The present studies were initiated to assess the effect of insulin on muscle, liver, and adipose tissue in eight control and eight physically trained individuals matched for age and body mass index. Results indicated that percent body fat was 53% lower and maximal oxygen consumption 50% higher in physically trained subjects. Although the plasma glucose response to a standard oral glucose challenge was similar in the two groups, the insulin response was significantly lower in the trained individuals (P < 0.001). Mean (±SE) insulin-stimulated glucose uptake, quantified in vivo by the euglycemic hyperinsulinemic clamp technique, was significantly greater in physically trained individuals at steady-state plasma insulin concentrations of ~10 μU/ml (3.41 ± 0.14 vs. 2.73 ± 0.22 mg·kg fat free mass-1·min-1, P < 0.05) and 50 μU/ml (13.58 ± 0.75 vs. 9.82 ± 0.53 mg·kg fat free mass-1·min-1, P < 0.001). In addition, mean (±SE) hepatic glucose production rate was lower in physically trained subjects at insulin levels of 10 μU/ml (0.63 ± 0.19 vs. 1.19 ± 0.22 mg·kg body wt-1·min-1, P < 0.05) and 50 Υ/min (0.18 ± 0.14 vs. 0.60 ± 0.17 mg·kg body wt-1, P < 0.05). Finally, the ability of insulin to stimulate mean (±SE) glucose uptake above basal levels were greater in adipocytes isolated from trained individuals (94 ± 10 vs. 56 ± 14 fl·cell-1·s-1, P < 0.01). On the other hand, no difference in specific binding of insulin to its receptor on monocytes was noted between the two groups. These findings indicate that in vivo insulin-stimulated glucose uptake was enhanced in physically trained human subjects, and this effect was seen in all three of insulin's target tissues.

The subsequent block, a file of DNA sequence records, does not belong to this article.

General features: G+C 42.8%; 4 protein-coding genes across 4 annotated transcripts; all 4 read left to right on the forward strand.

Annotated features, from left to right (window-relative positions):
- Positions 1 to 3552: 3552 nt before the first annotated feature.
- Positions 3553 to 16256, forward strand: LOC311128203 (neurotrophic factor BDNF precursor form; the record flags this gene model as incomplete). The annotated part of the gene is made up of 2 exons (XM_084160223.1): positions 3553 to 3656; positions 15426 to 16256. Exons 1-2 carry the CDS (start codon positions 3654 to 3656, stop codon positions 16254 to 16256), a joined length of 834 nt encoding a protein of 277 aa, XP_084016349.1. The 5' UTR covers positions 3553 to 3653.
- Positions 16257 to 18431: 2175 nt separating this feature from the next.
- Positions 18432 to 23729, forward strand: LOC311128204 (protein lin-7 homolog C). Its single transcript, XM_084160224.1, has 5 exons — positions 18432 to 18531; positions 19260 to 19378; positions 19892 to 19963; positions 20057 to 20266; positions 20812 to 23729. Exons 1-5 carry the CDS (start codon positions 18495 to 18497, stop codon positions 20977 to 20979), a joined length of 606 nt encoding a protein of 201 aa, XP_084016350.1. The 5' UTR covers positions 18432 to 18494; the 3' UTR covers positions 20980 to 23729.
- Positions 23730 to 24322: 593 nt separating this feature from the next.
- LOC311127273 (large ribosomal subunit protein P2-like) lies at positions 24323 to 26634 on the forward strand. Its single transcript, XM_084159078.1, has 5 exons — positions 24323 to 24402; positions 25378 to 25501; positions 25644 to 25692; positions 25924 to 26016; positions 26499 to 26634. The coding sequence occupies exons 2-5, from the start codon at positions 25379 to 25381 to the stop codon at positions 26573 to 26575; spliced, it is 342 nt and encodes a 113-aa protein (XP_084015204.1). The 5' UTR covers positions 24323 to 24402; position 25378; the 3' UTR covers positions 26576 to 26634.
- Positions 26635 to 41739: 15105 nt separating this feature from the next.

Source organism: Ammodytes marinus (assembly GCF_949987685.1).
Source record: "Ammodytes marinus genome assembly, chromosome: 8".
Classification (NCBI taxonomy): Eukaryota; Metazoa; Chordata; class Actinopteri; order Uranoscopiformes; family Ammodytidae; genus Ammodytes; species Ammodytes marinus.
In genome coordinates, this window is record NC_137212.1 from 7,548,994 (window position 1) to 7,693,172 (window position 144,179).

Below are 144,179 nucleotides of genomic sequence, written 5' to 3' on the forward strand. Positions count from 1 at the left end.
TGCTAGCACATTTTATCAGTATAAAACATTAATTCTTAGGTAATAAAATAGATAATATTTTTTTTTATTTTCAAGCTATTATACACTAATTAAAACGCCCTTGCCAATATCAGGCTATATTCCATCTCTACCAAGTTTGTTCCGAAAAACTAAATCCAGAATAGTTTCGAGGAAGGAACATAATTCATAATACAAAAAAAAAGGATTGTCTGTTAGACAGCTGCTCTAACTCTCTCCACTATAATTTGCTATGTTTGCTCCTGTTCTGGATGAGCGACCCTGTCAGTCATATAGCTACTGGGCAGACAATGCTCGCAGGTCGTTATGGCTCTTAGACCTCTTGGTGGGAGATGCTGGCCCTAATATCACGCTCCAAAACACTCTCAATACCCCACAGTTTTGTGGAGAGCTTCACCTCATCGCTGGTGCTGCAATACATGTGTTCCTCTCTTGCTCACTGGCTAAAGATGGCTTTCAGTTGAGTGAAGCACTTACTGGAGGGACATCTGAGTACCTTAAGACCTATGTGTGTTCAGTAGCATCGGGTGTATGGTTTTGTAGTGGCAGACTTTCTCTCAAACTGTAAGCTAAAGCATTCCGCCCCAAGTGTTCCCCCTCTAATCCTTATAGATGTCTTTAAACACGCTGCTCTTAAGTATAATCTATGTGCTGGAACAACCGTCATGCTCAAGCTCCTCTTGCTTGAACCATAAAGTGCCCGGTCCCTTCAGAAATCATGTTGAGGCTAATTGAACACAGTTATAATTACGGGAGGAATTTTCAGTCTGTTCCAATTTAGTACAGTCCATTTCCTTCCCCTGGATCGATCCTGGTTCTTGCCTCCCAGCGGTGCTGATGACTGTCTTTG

|Original language||English (US)|
|Journal||American Journal of Physiology - Endocrinology and Metabolism|
|State||Published - 1987|
ASJC Scopus subject areas